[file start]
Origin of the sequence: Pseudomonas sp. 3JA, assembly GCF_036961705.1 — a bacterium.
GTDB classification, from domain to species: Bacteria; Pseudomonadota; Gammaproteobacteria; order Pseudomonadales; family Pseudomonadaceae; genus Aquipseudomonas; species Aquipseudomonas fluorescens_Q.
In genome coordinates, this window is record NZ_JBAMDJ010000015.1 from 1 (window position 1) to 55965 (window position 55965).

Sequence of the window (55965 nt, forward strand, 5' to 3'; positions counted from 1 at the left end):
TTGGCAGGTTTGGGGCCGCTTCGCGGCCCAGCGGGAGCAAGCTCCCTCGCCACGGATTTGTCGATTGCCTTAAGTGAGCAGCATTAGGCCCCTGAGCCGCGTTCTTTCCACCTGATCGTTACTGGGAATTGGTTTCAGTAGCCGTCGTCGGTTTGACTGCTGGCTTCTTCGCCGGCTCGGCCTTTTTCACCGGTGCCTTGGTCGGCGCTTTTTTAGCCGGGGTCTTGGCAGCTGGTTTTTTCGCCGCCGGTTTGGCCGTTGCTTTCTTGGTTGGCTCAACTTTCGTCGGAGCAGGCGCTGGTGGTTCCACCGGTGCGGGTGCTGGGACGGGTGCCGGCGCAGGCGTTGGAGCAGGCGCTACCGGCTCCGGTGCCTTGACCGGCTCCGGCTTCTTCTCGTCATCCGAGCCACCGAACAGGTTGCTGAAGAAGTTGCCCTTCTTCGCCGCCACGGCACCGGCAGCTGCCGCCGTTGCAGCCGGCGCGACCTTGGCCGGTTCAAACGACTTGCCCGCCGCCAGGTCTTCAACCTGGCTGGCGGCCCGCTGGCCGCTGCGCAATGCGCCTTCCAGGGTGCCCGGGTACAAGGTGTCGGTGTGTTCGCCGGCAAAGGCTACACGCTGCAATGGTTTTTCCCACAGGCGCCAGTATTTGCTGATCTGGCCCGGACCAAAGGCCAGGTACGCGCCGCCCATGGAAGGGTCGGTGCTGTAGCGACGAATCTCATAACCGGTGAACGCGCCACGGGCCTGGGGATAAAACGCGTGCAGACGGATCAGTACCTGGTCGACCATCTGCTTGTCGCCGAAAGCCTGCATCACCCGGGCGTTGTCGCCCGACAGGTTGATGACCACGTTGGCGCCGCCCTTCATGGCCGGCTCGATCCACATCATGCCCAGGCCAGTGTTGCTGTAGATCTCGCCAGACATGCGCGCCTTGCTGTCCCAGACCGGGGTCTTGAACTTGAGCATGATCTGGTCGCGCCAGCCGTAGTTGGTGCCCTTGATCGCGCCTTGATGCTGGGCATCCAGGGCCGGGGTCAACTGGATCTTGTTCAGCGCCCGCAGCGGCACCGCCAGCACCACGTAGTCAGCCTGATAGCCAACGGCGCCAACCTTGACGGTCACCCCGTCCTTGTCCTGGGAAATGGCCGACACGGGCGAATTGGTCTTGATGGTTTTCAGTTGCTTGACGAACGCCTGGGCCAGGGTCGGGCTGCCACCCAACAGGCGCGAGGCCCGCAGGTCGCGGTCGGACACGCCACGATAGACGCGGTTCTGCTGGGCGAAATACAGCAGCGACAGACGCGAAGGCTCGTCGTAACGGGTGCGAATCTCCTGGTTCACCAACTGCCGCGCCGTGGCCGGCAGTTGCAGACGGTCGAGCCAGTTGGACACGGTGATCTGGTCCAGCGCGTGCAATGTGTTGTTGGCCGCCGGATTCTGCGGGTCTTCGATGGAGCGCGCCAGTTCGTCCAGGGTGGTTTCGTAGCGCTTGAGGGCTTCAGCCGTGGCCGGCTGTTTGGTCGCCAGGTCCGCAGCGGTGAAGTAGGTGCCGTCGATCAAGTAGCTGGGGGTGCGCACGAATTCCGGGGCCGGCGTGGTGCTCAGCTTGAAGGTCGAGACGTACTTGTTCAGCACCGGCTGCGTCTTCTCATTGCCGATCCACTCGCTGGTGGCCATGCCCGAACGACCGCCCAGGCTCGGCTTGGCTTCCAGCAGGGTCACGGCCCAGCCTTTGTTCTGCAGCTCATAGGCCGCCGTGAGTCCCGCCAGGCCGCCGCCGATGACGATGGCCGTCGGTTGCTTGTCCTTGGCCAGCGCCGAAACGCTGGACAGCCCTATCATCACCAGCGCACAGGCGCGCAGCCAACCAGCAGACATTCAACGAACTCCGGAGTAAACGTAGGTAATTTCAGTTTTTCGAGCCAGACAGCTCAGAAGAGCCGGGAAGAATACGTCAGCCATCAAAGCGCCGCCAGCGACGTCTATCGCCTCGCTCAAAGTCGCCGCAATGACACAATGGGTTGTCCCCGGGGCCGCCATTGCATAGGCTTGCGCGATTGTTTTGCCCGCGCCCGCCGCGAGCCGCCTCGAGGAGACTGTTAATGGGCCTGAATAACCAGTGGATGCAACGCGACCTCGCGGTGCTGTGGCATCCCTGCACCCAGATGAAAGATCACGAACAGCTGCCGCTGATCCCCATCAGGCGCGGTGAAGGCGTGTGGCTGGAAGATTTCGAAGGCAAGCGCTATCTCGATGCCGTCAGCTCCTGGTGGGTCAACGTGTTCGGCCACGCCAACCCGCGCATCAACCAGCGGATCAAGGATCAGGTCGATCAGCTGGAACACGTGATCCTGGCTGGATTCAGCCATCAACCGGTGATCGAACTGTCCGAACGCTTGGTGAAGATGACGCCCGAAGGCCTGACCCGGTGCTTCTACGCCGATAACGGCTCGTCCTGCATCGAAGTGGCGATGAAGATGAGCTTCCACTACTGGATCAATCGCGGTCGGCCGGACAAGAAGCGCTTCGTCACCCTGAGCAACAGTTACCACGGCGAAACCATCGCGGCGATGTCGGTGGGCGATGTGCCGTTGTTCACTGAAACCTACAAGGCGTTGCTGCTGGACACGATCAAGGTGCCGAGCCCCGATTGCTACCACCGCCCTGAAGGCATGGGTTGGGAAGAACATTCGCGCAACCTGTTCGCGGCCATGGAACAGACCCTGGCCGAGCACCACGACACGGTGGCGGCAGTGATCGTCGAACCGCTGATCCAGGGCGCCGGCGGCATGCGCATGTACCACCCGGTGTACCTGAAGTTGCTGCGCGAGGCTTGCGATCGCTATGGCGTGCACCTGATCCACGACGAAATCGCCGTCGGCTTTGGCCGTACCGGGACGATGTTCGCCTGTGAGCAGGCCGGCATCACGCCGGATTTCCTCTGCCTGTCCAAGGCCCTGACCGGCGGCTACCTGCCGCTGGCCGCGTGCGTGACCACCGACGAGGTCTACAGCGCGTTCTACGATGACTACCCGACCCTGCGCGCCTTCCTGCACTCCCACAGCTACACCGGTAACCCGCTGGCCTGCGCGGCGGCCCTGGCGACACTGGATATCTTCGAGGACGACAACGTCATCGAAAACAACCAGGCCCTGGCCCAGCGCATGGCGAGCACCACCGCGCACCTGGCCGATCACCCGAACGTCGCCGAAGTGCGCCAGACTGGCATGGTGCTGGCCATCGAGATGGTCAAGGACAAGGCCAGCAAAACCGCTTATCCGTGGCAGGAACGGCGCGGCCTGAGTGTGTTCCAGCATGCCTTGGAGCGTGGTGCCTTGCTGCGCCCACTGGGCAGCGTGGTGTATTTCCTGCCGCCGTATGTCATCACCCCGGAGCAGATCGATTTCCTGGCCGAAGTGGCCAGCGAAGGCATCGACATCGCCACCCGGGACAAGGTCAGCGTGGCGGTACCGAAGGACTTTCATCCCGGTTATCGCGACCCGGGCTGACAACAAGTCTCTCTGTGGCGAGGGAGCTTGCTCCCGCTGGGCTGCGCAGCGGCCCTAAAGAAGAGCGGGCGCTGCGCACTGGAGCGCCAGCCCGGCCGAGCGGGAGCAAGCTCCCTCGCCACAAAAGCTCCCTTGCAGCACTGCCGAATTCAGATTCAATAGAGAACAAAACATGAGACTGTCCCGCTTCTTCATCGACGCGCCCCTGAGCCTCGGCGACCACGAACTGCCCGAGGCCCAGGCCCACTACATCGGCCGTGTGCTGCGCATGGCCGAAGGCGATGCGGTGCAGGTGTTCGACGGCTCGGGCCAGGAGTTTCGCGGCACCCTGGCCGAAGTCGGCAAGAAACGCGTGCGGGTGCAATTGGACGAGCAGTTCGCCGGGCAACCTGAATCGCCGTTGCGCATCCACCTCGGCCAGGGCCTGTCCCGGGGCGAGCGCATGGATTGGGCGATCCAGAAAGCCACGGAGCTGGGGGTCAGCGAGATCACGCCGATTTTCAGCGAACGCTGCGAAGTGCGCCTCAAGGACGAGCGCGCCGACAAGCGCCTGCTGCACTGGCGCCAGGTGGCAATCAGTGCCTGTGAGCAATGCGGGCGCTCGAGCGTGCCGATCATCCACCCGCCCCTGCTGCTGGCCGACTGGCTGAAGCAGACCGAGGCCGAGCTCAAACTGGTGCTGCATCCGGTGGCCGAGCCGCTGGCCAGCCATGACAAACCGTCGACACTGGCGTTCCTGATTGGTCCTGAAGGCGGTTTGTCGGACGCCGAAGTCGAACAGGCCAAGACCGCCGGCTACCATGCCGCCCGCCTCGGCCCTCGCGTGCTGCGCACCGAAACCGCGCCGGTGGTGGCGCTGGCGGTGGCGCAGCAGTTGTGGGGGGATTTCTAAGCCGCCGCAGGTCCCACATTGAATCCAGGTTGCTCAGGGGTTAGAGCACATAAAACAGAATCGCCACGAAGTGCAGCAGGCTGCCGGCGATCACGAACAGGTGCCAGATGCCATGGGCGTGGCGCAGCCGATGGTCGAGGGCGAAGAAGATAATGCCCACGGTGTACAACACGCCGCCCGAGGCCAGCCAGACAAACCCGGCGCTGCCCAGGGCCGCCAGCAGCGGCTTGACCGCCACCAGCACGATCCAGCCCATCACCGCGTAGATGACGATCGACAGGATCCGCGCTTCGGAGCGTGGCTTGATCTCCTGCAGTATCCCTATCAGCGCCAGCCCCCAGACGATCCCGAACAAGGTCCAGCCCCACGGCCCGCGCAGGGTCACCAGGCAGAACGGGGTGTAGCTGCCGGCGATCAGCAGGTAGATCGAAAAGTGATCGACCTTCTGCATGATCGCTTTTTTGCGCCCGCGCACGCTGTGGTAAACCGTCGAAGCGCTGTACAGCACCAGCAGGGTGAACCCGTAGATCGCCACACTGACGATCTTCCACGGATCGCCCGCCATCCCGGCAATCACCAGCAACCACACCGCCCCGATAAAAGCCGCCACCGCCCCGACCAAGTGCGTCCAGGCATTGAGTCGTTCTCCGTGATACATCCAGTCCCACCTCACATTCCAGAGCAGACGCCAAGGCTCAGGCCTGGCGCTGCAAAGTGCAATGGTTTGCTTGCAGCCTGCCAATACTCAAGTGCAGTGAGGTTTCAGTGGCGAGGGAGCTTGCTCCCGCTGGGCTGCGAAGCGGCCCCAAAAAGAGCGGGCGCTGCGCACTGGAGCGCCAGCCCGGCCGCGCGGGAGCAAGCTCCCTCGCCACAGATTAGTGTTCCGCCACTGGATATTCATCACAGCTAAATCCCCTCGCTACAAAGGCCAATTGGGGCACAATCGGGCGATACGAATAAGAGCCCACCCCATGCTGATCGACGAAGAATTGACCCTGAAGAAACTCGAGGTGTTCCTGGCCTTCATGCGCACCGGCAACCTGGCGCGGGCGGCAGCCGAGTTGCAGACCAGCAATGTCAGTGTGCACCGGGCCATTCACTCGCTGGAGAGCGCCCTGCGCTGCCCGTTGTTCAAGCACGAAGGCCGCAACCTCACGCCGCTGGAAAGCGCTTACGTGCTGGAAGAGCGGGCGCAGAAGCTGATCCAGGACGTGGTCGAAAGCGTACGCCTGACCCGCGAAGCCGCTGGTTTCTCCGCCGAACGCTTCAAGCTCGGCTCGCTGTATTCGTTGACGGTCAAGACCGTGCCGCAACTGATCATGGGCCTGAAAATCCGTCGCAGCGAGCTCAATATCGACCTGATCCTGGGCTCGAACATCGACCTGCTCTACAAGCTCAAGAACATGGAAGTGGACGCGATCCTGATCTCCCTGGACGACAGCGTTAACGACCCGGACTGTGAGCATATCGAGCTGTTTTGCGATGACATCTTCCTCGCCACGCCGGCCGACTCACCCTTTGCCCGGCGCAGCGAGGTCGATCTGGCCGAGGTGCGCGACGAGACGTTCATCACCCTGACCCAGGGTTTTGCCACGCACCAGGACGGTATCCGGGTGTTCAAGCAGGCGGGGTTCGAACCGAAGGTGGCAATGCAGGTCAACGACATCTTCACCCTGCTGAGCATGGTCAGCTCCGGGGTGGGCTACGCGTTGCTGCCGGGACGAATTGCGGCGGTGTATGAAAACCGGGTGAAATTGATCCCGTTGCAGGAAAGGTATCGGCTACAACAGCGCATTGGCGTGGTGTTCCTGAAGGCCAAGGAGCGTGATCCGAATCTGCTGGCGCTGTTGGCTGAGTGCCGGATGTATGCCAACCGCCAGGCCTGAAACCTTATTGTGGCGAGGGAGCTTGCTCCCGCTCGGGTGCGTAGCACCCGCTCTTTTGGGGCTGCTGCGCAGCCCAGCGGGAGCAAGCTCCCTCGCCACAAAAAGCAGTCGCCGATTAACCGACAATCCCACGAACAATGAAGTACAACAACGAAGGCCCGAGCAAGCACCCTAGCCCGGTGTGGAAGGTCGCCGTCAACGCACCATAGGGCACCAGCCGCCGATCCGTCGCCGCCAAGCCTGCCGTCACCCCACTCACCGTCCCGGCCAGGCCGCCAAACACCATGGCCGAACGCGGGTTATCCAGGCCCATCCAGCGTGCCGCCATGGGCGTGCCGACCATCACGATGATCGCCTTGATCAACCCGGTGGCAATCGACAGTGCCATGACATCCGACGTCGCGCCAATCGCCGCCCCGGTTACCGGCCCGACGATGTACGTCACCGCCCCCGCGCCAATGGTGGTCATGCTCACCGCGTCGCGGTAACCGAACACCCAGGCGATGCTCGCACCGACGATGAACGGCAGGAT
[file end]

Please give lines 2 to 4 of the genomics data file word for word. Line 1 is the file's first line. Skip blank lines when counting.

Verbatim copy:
GTDB classification, from domain to species: Bacteria; Pseudomonadota; Gammaproteobacteria; order Pseudomonadales; family Pseudomonadaceae; genus Aquipseudomonas; species Aquipseudomonas fluorescens_Q.
In genome coordinates, this window is record NZ_JBAMDJ010000015.1 from 1 (window position 1) to 55965 (window position 55965).

Sequence of the window (55965 nt, forward strand, 5' to 3'; positions counted from 1 at the left end):